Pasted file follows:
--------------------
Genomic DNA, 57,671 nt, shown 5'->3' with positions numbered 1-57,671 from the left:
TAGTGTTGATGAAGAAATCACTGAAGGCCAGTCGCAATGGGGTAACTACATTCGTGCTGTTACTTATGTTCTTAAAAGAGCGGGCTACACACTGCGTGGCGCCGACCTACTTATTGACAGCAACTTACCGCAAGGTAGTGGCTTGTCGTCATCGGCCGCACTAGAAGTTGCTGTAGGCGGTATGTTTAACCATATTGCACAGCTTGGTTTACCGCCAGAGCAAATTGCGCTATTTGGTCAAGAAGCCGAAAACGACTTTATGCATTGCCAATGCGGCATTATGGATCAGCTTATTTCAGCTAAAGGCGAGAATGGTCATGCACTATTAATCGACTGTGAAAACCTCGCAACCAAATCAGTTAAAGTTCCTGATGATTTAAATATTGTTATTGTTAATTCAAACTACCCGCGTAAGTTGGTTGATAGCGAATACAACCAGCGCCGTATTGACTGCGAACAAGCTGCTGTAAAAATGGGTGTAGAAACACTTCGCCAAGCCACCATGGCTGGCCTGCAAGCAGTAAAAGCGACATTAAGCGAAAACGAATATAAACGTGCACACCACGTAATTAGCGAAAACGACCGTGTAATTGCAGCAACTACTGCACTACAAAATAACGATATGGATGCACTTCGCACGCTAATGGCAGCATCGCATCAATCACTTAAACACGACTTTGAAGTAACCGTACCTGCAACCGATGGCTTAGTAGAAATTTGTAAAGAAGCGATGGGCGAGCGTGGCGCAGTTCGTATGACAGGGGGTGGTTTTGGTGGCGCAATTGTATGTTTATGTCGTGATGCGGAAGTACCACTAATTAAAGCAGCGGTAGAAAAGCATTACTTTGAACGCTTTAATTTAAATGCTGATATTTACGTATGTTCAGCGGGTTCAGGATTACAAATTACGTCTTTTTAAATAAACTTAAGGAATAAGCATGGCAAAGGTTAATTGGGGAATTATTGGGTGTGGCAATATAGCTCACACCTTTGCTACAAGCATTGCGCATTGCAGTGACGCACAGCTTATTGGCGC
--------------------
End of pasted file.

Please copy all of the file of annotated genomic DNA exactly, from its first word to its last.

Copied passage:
Genomic DNA, 57,671 nt, shown 5'->3' with positions numbered 1-57,671 from the left:
TAGTGTTGATGAAGAAATCACTGAAGGCCAGTCGCAATGGGGTAACTACATTCGTGCTGTTACTTATGTTCTTAAAAGAGCGGGCTACACACTGCGTGGCGCCGACCTACTTATTGACAGCAACTTACCGCAAGGTAGTGGCTTGTCGTCATCGGCCGCACTAGAAGTTGCTGTAGGCGGTATGTTTAACCATATTGCACAGCTTGGTTTACCGCCAGAGCAAATTGCGCTATTTGGTCAAGAAGCCGAAAACGACTTTATGCATTGCCAATGCGGCATTATGGATCAGCTTATTTCAGCTAAAGGCGAGAATGGTCATGCACTATTAATCGACTGTGAAAACCTCGCAACCAAATCAGTTAAAGTTCCTGATGATTTAAATATTGTTATTGTTAATTCAAACTACCCGCGTAAGTTGGTTGATAGCGAATACAACCAGCGCCGTATTGACTGCGAACAAGCTGCTGTAAAAATGGGTGTAGAAACACTTCGCCAAGCCACCATGGCTGGCCTGCAAGCAGTAAAAGCGACATTAAGCGAAAACGAATATAAACGTGCACACCACGTAATTAGCGAAAACGACCGTGTAATTGCAGCAACTACTGCACTACAAAATAACGATATGGATGCACTTCGCACGCTAATGGCAGCATCGCATCAATCACTTAAACACGACTTTGAAGTAACCGTACCTGCAACCGATGGCTTAGTAGAAATTTGTAAAGAAGCGATGGGCGAGCGTGGCGCAGTTCGTATGACAGGGGGTGGTTTTGGTGGCGCAATTGTATGTTTATGTCGTGATGCGGAAGTACCACTAATTAAAGCAGCGGTAGAAAAGCATTACTTTGAACGCTTTAATTTAAATGCTGATATTTACGTATGTTCAGCGGGTTCAGGATTACAAATTACGTCTTTTTAAATAAACTTAAGGAATAAGCATGGCAAAGGTTAATTGGGGAATTATTGGGTGTGGCAATATAGCTCACACCTTTGCTACAAGCATTGCGCATTGCAGTGACGCACAGCTTATTGGCGC